Pennsylvania's “age-old” struggle to eliminate school property taxes and shift that tax burden elsewhere is back on Harrisburg's radar. Whether lawmakers will actually be able to make massive changes to the state’s main source of education funding remains unclear.
Pennsylvanians are ready for a total overhaul of state taxes, with 61% supporting it, according to a Franklin & Marshall College Poll released last week. As Sen. Ryan Aument, R-Landisville, told his fellow Senate leaders, the property taxes have been controversial in Pennsylvania since the 1600s.
But if lawmakers want to eliminate the school property tax, they need to find $15.285 billion just this year that's generated by the tax. And this number is expected to continue to grow by approximately $500 million per year, according to Independent Fiscal Office predictions.
For decades, lawmakers have tried to find a solution, said G. Terry Madonna, who directs the poll and F&M's Center for Politics and Public Affairs. He called it the “age-old problem.”
One proposal that is consistently presented would eliminate school property taxes and fund school districts by increasing the personal income tax and sales tax, plus expanding what goods can be taxed under Pennsylvania's 6% sales tax.
This proposal has failed in numerous ways, whether on the Senate floor or on the ballot. It most recently made it to the Senate floor in 2015 and lost by just one vote. Aument and then-Sen. Lloyd Smucker both co-sponsored the bill in 2015.
"Every time you adjust the taxes you produce winners and losers," Madonna said. "I've been through this for decades. It's just very hard to do."
There's a new proposal in town from Rep. Frank Ryan, R-Lebanon. This one proposes a 4.92% tax on retiree income, exempting Social Security, which would allow the state to eliminate the school property tax.
Jim Rodkey, who leads nonpartisan group Pennsylvania Property Rights Association, called the school property tax “immoral” at a Senate majority policy committee on Tuesday at Penn State York campus.
"I do firmly believe we're smart enough in Pennsylvania… to come to a solution that works for all of Pennsylvania," Rodkey said.
Sen. Mario Scavello, R-Monroe, told attendees at Tuesday's workshop that one of his constituents attempted suicide because he was unsure how he could afford his property taxes. This is a reality for many of his aging constituents on fixed incomes, he added.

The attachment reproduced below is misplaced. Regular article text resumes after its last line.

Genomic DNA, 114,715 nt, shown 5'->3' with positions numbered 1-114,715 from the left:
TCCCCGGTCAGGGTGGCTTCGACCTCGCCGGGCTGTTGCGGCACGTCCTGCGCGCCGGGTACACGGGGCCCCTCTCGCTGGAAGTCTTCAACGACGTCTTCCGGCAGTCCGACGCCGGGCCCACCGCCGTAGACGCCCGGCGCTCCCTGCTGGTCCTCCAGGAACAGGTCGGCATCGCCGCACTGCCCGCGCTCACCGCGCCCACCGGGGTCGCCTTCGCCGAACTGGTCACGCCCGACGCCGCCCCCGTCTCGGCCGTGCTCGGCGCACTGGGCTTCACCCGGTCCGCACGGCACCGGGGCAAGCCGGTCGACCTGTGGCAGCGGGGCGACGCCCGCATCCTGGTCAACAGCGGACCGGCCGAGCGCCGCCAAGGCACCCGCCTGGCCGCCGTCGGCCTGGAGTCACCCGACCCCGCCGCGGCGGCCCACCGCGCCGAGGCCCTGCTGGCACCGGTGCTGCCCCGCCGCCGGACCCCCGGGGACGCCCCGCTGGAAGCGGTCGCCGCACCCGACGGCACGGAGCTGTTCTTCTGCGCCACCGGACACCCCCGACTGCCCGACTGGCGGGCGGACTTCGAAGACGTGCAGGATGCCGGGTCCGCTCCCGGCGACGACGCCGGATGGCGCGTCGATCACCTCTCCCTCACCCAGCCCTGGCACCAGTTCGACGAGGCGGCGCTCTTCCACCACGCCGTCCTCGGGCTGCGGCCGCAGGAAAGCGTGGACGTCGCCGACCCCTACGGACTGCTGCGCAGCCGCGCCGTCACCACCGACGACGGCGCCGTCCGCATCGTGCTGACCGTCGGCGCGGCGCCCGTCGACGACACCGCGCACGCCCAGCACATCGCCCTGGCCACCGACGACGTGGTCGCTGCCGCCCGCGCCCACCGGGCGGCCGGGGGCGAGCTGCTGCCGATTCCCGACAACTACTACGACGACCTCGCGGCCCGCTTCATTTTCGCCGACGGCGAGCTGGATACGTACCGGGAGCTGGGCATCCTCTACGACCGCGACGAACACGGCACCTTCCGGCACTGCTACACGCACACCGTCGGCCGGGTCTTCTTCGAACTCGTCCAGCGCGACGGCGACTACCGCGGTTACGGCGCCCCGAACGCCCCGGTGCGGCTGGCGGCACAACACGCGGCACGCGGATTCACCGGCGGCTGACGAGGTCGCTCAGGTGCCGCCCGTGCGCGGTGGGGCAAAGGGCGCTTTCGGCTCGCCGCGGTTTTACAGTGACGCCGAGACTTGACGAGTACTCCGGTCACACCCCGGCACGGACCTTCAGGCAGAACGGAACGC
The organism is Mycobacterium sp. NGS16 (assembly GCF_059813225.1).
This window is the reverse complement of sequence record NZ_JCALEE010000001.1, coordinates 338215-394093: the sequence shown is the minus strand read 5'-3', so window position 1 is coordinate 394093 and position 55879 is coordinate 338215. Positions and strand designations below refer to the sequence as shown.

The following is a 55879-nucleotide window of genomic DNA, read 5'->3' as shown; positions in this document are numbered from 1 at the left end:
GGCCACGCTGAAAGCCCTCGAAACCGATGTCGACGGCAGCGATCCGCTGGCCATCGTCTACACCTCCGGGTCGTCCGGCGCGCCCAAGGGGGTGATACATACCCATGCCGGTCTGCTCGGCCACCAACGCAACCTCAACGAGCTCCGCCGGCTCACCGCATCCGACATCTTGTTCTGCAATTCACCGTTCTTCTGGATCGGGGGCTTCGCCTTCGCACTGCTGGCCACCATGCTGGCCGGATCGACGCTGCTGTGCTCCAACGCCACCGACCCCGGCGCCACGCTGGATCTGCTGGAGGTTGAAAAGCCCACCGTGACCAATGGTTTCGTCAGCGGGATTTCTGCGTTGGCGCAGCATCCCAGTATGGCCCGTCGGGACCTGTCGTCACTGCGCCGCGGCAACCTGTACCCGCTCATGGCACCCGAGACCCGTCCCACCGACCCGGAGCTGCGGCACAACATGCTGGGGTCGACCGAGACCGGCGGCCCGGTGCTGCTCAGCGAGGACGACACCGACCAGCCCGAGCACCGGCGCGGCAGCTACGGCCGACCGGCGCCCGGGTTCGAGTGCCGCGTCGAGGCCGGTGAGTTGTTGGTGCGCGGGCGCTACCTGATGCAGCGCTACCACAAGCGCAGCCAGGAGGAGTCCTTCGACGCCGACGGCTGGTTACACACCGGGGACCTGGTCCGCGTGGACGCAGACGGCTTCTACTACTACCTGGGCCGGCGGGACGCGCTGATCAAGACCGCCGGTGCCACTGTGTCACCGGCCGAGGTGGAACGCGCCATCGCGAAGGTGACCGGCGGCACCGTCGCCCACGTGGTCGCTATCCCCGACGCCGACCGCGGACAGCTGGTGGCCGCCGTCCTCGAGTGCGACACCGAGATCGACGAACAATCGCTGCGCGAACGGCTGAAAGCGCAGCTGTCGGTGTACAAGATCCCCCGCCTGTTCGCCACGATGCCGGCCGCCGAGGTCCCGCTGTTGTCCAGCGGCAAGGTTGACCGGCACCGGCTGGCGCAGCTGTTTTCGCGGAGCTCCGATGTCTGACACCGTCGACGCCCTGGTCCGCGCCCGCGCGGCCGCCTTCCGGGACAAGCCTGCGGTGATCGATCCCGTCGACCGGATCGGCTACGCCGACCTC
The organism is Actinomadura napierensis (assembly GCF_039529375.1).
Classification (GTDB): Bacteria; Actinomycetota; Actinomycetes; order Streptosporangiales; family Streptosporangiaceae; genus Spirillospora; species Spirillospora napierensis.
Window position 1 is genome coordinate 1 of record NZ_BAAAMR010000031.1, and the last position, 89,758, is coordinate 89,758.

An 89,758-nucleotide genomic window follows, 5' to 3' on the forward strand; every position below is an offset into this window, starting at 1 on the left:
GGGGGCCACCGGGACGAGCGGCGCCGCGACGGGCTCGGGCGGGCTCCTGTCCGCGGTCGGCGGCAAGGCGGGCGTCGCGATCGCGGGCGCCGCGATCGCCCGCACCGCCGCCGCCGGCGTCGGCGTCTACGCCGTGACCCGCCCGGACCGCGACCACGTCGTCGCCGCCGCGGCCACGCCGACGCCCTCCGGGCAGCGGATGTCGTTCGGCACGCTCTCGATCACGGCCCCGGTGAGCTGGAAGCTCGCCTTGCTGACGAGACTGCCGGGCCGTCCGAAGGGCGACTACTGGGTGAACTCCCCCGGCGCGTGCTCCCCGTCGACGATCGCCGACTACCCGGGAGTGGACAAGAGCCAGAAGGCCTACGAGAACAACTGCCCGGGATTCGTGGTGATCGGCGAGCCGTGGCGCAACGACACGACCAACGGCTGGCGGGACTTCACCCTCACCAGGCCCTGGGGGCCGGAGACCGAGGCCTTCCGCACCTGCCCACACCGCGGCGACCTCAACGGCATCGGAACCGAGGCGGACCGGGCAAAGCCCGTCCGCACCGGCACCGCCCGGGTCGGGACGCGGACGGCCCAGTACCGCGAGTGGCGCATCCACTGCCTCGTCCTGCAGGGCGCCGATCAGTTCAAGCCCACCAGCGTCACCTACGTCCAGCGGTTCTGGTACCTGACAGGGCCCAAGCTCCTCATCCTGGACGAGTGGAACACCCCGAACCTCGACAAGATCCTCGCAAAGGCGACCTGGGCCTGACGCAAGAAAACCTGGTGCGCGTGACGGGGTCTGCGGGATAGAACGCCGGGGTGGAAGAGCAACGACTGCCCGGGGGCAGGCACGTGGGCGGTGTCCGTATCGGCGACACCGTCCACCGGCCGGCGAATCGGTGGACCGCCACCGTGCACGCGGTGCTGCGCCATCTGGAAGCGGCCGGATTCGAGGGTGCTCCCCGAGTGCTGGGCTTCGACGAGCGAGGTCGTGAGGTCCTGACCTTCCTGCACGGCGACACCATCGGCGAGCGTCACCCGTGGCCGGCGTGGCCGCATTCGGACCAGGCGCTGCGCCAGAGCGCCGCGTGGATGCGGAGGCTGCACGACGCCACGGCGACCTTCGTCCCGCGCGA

"If we can't get something to the finish line, we need to help the seniors," Scavello added.
Residents in Lancaster County want relief from the ever-increasing school property taxes. Every municipality raised its school millage rate for the upcoming school year, except for Warwick Township, Elizabeth Township and Lititz Borough. These municipalities kept it at the same rate as the previous year.
"From Columbia Borough… to Elanco, to Manheim, to Ephrata to Elizabethtown - I hear it everywhere," Aument said in an interview in Harrisburg on Wednesday. "I don't think there's a district, at least in northern Lancaster County, that's immune from passion around that topic and that issue."
Aument said he has concerns about Senate Bill 76, like how only some funding is pushed through the state's recent Fair Funding Formula, but he would support the bill if it came back to the Senate floor. He said he’s in the process of planning a town hall in Lancaster County to hear from residents about school property taxes.
Gov. Tom Wolf supports property tax reform - even proposing a reduction in school property taxes in his first budget - but would need to evaluate what proposals come up this time around before putting his support behind a bill, his spokesperson J.J. Abott wrote in an email.
Grace Strittmatter, a former member of the Manheim Township School Board and citizen-activist, said she and other organizers are optimistic they can make it happen this time around. Many special interest groups opposed SB 76 last time, so this time they're targeting the special interests to get them on board, too.
Strittmatter is a member of the Chester Lancaster Anti School Tax Association. She’s been advocating to get rid of school property taxes for years. She said she lives in a modest home and spends more than $2,000 each year, just on this tax.
"It has to happen sooner or later," Strittmatter said. "There's a better way to fund the public school system.